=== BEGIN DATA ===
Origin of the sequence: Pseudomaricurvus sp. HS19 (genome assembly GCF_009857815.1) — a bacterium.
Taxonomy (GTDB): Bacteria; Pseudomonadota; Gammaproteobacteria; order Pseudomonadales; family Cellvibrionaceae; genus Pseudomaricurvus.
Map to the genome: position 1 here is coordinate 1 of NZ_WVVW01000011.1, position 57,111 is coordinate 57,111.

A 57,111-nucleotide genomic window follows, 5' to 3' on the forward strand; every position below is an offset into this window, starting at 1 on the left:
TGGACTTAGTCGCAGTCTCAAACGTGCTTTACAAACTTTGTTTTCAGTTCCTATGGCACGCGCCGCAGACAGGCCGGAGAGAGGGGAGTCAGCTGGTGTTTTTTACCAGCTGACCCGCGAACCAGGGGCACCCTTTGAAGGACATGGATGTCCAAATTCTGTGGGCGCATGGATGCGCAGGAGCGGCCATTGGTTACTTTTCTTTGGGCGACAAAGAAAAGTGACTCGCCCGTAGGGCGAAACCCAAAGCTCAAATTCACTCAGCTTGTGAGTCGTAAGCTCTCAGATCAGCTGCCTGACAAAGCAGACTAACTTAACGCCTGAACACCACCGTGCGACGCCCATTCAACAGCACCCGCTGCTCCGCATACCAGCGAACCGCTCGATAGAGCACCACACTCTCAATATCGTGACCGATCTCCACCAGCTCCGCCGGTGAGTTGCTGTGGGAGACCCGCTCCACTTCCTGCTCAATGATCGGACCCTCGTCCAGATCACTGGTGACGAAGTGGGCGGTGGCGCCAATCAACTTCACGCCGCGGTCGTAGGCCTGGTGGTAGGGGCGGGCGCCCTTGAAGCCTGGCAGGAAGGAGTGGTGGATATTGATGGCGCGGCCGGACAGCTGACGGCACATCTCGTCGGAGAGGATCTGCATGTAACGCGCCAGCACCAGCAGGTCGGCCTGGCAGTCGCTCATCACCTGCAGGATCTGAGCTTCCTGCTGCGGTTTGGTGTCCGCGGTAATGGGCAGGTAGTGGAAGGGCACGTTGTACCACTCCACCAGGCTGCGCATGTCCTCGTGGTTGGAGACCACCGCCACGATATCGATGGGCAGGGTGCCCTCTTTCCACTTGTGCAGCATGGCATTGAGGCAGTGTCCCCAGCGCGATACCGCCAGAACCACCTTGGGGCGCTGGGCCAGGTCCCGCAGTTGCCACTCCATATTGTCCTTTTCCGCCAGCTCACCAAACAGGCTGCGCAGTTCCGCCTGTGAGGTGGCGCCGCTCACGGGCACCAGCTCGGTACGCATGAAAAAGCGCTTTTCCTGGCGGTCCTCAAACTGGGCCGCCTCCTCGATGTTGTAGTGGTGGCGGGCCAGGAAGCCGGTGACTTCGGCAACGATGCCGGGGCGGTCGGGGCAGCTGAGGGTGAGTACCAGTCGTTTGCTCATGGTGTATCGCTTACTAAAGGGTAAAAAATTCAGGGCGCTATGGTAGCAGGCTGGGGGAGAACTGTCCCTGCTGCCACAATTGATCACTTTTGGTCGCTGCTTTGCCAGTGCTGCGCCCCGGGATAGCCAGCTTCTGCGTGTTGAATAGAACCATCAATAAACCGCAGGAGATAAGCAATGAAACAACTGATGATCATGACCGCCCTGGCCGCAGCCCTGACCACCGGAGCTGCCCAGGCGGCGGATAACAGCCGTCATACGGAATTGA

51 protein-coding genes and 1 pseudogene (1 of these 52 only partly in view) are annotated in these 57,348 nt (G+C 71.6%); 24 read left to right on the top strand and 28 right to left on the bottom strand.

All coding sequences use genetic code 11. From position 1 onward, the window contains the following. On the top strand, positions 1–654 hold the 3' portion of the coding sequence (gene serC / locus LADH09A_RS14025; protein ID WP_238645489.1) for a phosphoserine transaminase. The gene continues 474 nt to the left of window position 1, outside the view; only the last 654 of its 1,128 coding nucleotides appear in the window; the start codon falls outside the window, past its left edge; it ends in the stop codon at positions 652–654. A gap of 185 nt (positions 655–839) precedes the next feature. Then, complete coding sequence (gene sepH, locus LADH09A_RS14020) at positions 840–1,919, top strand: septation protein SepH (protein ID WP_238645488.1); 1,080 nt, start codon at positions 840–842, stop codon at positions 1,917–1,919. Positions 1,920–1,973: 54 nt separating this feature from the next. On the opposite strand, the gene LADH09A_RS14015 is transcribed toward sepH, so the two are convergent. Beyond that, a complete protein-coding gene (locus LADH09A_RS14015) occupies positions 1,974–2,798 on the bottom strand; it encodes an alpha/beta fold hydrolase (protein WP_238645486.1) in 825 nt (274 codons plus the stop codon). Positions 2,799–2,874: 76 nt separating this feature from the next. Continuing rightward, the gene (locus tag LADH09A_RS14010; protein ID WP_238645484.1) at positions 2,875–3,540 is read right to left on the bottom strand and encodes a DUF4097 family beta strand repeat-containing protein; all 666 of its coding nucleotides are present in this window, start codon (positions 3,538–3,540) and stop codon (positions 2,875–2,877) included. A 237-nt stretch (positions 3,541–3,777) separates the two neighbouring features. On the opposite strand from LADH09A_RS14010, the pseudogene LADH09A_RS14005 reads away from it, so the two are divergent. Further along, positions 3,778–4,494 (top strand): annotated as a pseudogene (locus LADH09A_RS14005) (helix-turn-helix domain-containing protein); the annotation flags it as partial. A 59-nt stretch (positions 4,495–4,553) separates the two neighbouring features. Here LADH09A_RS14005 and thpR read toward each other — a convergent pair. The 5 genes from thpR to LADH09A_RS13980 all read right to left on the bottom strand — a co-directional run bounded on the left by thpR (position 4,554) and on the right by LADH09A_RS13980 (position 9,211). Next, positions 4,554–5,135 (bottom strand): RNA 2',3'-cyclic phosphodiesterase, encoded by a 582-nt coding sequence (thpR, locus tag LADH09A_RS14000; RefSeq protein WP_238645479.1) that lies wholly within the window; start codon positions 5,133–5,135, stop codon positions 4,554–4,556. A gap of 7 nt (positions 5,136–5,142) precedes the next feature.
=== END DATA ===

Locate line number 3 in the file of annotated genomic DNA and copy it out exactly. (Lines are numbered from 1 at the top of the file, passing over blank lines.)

Map to the genome: position 1 here is coordinate 1 of NZ_WVVW01000011.1, position 57,111 is coordinate 57,111.